By Abdel Latif el-Menawy
24 November 2014
“The distance between what’s true and false is four fingers, Imam Ali [Abi Taleb] said, placing his four fingers between the eye and ear, adding: ‘that which is seen by the eye is true and that which is heard by the ear is mostly wrong or false.’” Sheikh Hassan Khalaf, one of Sinai’s mujahedeen, used this quote as he spoke to me the heroic acts he saw during the October war and after the 1967 Arab-Israeli war.
The Infantry Martyr
Khalaf told me about a soldier, an infantry unit member who launched mortar bombs, and how he was martyred while retreating to a shelter during a troop withdrawal. He was buried 15 days later.
After the October War, Sinai’s men rushed to the military intelligence offices in Port Said, Ismailia, Suez and other areas where they formed work groups. Intelligence case files have documented this activity. Some of these citizens were trained on how to use wireless devices and operate beyond enemy lines. Some worked as messengers, some were trained on how to quickly launch rockets and some conducted interception operations beyond enemy lines for nothing in return.
Many died as martyrs; many others died in captivity. Sheikh Hassan Khalaf quoted a military leader as saying: "We had no satellites but we had honest eyes," referring to Sinai’s men. He quoted another leader as saying: “Thanks to Sinai’s sons, the enemies’ posts were like an open book to us [the armed forces], and if it hadn't been for this true information, the battle would’ve not been a success."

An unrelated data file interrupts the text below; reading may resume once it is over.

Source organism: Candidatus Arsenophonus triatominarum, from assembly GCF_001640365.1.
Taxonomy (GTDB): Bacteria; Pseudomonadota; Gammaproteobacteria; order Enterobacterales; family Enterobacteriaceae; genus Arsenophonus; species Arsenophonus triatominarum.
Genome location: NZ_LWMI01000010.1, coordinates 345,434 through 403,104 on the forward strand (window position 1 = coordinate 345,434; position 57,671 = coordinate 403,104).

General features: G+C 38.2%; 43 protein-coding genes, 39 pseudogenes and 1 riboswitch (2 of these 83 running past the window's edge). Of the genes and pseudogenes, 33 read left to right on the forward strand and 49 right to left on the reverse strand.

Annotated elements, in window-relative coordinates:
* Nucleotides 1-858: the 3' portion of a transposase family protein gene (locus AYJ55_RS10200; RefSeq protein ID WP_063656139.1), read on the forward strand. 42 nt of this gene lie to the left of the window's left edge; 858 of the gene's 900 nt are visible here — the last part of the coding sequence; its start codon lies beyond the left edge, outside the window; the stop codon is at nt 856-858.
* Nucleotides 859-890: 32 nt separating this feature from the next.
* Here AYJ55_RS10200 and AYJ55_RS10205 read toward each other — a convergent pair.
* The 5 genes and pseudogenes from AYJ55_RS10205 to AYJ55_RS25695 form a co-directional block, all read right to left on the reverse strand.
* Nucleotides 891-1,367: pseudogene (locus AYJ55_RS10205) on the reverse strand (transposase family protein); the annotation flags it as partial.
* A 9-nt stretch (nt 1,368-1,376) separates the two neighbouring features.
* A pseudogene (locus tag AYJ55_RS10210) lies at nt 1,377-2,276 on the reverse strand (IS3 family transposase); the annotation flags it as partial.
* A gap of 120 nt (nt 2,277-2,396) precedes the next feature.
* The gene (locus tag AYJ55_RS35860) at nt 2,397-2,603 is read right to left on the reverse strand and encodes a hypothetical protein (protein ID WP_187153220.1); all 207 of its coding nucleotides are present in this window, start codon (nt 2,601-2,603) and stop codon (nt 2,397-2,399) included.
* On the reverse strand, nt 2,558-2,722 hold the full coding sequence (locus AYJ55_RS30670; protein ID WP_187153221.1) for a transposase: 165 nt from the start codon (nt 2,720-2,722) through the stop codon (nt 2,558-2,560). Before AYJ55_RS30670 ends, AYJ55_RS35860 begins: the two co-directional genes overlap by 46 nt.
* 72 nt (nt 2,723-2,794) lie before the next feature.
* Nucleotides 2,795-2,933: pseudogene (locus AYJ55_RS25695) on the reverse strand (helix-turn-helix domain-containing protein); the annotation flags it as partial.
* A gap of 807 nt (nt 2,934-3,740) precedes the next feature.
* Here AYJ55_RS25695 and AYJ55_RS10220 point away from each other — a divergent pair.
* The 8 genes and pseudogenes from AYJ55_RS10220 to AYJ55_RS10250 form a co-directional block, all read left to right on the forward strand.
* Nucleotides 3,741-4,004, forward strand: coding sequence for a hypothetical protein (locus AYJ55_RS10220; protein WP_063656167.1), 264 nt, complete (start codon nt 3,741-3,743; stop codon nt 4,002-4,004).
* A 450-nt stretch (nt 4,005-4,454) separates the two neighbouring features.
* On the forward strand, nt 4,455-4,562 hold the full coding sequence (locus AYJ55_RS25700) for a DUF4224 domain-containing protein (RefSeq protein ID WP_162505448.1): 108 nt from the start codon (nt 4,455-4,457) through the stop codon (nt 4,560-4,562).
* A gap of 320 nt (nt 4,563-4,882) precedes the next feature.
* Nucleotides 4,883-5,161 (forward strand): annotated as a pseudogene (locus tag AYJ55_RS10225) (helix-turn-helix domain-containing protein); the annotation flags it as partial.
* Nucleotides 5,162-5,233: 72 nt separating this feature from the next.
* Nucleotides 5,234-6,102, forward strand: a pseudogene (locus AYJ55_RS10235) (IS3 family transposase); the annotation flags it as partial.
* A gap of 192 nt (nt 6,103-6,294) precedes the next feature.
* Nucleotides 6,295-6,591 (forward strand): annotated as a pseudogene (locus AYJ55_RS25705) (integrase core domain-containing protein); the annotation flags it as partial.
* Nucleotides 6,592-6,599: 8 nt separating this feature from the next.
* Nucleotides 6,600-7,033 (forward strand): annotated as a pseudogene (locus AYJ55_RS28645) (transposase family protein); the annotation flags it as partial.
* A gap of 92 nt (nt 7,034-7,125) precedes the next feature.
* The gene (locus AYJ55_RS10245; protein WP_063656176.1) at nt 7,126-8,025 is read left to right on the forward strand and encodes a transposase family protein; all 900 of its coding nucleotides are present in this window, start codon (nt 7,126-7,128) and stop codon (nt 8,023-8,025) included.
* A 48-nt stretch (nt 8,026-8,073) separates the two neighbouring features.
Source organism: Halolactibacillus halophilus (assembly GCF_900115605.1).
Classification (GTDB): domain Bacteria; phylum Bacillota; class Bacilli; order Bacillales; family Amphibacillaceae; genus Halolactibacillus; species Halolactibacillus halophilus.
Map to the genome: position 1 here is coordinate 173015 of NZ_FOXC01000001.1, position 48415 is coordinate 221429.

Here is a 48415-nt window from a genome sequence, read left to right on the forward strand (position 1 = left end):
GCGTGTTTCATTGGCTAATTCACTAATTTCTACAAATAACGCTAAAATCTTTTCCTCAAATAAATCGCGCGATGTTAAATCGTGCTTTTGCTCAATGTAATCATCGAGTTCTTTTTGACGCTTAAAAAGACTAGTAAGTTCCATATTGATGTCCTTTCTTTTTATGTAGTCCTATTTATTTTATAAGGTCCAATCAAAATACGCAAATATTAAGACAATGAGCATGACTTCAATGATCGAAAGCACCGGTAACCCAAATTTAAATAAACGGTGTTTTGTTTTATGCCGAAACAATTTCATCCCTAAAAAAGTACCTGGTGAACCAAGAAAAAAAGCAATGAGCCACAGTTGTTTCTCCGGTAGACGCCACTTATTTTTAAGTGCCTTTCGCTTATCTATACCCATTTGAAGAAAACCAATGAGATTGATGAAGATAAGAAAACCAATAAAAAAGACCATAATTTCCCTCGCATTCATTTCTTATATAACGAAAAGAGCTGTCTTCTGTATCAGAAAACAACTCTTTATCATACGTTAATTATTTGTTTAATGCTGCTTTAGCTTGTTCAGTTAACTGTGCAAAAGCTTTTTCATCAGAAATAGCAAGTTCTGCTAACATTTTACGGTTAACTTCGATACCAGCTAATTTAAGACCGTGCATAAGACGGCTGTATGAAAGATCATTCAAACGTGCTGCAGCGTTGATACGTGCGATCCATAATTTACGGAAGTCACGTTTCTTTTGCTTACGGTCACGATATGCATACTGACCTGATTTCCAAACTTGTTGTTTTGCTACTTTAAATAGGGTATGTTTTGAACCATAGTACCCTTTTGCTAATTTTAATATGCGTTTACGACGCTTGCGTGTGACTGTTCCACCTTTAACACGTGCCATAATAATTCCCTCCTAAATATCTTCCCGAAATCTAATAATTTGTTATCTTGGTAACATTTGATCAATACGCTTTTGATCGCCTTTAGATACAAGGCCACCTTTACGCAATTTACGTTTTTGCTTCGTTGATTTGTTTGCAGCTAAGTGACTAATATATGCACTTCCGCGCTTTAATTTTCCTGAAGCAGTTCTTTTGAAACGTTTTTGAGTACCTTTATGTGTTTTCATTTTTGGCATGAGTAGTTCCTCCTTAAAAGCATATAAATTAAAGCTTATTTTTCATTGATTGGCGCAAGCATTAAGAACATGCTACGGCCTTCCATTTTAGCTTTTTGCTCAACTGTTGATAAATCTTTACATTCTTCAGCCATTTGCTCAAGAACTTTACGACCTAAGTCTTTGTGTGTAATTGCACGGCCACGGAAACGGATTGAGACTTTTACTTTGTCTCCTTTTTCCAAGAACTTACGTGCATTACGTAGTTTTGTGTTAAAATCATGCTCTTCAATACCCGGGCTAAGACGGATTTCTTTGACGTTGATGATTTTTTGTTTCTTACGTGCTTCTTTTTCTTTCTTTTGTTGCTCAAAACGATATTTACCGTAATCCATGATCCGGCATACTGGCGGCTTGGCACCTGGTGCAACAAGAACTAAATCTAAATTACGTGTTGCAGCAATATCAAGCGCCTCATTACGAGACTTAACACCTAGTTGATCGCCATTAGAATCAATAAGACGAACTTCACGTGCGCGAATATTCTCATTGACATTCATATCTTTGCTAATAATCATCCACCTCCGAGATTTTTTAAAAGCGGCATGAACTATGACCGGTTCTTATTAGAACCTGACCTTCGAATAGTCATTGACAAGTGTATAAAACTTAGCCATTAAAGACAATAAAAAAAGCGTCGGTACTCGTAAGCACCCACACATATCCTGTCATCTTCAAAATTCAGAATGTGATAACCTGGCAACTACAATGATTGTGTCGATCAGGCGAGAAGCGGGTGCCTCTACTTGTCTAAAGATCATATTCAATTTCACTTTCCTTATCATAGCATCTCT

Sheikh Suleiman al-Maghnam, also a former fighter in Sinai, told me how a Bedouin woman hid a soldier from the enemy's warplanes. He also told me about his own contribution to helping the war effort by monitoring enemy activity for the Egyptian military.
The Sinai Informer
Among the stories Sheikh Suleiman narrated to me was that of the Assaf Yaguri’s Armored Brigade. After the war erupted, Maghnam’s was tasked with monitoring the activity of Israeli tanks and armoured vehicles, counting them and reporting his observations back to Egyptian Military Intelligence.
On Oct. 7, an armored brigade left the central security camp in Rafah, where a nationalist Bedouin worked. Sheikh Suleiman informed the military intelligence about the type of vehicles, their number, the direction they were headed and also specified the time they moved. He tracked them from one area to another. When the brigade arrived in Arish and then passed al-Midan town, he sent a telegram to intelligence with the details. He sent another telegram of the brigade passing al-Rawda. Sheikh Suleiman didn’t know he was tracking the Assaf Yaguri's armoured brigade when it passed al-Kherba, a zone where civilians weren’t allowed. He was detained by brigade members.
These tales that I heard from Sinai’s fighters force us to pause for a bit, not to restore the memory of our victories but to mull over them given the present situation in Sinai. Sinai's sons have given so much to their country and they’re willing to give much more. The people of Sinai stand by their army once again to fight terrorism there and this is a new heroic act that we must add to their never-ending tales of heroism.
Abdel Latif el-Menawy is an author, columnist and multimedia journalist who has covered conflicts around the world. He is the author of “Tahrir: the last 18 days of Mubarak,” a book he wrote as an eyewitness to events during the 18 days before the stepping down of former Egyptian President Hosni Mubarak. Menawy’s most recent public position was head of Egypt’s News Center. He is a member of the National Union of Journalists in the United Kingdom, and the Egyptian Journalists Syndicate.